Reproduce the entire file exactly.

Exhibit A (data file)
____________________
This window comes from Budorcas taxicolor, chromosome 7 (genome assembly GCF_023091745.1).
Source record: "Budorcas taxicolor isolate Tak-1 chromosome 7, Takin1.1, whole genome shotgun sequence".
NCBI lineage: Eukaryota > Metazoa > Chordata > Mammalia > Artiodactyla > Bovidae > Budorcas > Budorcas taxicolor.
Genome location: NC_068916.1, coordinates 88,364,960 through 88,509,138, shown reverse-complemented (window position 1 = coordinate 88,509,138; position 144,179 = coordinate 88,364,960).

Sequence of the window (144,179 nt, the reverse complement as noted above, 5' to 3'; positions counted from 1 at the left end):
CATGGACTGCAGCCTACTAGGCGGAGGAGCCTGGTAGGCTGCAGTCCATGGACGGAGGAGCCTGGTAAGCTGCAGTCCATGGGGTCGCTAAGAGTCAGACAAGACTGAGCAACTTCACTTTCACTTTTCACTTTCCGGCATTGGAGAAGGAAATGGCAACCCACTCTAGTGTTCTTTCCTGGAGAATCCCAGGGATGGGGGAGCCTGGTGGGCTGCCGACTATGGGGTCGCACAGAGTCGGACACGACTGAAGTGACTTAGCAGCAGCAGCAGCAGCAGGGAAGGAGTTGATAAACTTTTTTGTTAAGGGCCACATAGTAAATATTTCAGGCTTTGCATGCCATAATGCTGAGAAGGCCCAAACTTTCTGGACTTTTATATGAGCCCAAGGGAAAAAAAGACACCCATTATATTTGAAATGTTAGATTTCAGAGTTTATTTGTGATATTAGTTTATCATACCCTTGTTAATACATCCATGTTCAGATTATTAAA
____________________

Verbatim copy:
This window comes from Budorcas taxicolor, chromosome 7 (genome assembly GCF_023091745.1).
Source record: "Budorcas taxicolor isolate Tak-1 chromosome 7, Takin1.1, whole genome shotgun sequence".
NCBI lineage: Eukaryota > Metazoa > Chordata > Mammalia > Artiodactyla > Bovidae > Budorcas > Budorcas taxicolor.
Genome location: NC_068916.1, coordinates 88,364,960 through 88,509,138, shown reverse-complemented (window position 1 = coordinate 88,509,138; position 144,179 = coordinate 88,364,960).

Sequence of the window (144,179 nt, the reverse complement as noted above, 5' to 3'; positions counted from 1 at the left end):
CATGGACTGCAGCCTACTAGGCGGAGGAGCCTGGTAGGCTGCAGTCCATGGACGGAGGAGCCTGGTAAGCTGCAGTCCATGGGGTCGCTAAGAGTCAGACAAGACTGAGCAACTTCACTTTCACTTTTCACTTTCCGGCATTGGAGAAGGAAATGGCAACCCACTCTAGTGTTCTTTCCTGGAGAATCCCAGGGATGGGGGAGCCTGGTGGGCTGCCGACTATGGGGTCGCACAGAGTCGGACACGACTGAAGTGACTTAGCAGCAGCAGCAGCAGCAGGGAAGGAGTTGATAAACTTTTTTGTTAAGGGCCACATAGTAAATATTTCAGGCTTTGCATGCCATAATGCTGAGAAGGCCCAAACTTTCTGGACTTTTATATGAGCCCAAGGGAAAAAAAGACACCCATTATATTTGAAATGTTAGATTTCAGAGTTTATTTGTGATATTAGTTTATCATACCCTTGTTAATACATCCATGTTCAGATTATTAAA